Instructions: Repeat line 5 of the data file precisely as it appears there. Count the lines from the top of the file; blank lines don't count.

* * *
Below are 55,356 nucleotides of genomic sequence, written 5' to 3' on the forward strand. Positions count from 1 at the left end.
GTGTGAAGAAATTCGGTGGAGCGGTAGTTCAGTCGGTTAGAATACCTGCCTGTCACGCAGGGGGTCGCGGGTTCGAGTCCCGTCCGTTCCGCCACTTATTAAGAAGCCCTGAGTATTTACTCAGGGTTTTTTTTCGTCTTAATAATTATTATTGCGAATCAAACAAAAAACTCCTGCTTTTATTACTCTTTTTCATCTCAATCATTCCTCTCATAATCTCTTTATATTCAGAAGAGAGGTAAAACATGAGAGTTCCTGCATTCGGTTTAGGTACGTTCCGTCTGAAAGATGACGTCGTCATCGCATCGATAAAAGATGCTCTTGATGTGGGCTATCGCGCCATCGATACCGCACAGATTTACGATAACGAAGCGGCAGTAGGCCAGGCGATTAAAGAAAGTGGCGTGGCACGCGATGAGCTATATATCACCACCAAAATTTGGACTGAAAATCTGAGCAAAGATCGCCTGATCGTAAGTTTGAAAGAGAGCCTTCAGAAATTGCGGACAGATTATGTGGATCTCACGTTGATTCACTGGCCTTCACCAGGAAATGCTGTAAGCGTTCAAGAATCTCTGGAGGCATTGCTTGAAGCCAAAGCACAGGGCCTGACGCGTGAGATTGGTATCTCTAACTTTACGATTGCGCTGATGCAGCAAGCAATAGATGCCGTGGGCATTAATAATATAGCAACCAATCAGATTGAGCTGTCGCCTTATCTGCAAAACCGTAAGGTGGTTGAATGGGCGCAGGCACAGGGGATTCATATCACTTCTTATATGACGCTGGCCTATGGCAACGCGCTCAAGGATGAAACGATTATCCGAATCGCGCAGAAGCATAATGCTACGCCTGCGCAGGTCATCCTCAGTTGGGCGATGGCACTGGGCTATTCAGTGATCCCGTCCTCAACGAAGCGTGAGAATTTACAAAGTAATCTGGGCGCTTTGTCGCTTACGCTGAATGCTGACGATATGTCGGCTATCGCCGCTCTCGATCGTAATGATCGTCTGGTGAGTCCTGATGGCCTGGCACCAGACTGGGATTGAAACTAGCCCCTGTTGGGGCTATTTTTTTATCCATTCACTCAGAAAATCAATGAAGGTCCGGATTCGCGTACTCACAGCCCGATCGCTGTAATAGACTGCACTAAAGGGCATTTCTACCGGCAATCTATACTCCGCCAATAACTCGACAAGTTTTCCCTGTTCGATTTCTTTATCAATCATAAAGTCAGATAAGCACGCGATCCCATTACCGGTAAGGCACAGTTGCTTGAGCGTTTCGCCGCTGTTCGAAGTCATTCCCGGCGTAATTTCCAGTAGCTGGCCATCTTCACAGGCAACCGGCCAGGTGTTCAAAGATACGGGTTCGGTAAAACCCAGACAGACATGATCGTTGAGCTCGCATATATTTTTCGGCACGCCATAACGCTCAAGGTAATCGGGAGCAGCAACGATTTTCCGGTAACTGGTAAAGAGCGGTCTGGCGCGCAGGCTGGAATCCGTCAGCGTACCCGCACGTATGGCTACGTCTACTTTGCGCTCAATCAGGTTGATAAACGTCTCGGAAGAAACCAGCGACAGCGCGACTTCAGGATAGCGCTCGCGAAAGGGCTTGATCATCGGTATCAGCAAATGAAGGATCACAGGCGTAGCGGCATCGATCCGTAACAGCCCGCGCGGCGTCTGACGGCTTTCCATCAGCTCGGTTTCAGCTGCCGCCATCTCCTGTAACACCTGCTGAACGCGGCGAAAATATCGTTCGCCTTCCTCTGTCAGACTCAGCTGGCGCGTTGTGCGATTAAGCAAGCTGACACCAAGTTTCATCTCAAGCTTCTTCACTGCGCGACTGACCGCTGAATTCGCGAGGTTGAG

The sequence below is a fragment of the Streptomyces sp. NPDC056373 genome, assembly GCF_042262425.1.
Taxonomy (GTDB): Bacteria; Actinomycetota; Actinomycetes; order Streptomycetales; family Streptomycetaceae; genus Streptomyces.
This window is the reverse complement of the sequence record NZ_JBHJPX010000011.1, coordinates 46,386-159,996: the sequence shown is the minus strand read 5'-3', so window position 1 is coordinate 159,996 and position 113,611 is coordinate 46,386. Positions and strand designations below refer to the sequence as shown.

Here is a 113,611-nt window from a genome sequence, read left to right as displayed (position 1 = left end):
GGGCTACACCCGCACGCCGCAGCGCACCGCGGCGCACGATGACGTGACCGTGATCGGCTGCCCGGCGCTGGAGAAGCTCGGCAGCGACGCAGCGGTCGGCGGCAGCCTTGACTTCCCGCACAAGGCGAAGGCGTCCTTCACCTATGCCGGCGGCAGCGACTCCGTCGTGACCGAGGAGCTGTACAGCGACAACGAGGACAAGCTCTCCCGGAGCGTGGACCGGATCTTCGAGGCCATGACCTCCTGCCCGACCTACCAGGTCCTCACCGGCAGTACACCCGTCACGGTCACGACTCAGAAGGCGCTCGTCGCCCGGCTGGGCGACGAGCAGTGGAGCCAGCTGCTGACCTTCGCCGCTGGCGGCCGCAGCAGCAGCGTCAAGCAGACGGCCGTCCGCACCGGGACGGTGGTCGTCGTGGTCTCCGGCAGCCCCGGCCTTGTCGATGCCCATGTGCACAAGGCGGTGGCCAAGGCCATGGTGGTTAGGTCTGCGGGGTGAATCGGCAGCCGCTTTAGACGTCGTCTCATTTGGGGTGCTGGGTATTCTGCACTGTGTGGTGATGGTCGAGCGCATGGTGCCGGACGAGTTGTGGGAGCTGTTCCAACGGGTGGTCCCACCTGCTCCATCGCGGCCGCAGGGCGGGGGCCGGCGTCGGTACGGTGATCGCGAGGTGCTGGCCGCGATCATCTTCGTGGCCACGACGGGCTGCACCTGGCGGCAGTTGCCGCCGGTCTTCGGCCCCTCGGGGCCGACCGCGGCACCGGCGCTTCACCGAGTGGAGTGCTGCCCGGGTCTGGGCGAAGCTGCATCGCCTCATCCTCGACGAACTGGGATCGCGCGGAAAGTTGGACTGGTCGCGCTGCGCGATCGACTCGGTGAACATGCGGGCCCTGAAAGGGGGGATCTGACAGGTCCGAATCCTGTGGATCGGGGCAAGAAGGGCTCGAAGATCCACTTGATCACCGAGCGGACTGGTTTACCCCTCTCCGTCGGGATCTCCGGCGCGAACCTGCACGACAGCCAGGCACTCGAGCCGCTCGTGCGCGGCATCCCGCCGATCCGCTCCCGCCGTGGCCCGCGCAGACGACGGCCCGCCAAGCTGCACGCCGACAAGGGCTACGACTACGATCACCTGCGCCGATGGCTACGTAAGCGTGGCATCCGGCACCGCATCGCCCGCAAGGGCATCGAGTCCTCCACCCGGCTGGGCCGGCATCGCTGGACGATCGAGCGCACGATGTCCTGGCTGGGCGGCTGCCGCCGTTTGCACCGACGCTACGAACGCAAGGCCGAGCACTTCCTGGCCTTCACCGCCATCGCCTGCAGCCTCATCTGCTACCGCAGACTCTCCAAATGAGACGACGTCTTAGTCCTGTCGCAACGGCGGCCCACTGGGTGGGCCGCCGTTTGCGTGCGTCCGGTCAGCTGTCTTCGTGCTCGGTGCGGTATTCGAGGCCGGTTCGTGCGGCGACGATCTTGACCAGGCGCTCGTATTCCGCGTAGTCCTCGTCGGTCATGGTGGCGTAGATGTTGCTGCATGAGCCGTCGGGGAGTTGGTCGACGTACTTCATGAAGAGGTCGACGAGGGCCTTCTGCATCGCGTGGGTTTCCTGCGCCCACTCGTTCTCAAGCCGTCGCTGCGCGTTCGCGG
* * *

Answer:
This window is the reverse complement of the sequence record NZ_JBHJPX010000011.1, coordinates 46,386-159,996: the sequence shown is the minus strand read 5'-3', so window position 1 is coordinate 159,996 and position 113,611 is coordinate 46,386. Positions and strand designations below refer to the sequence as shown.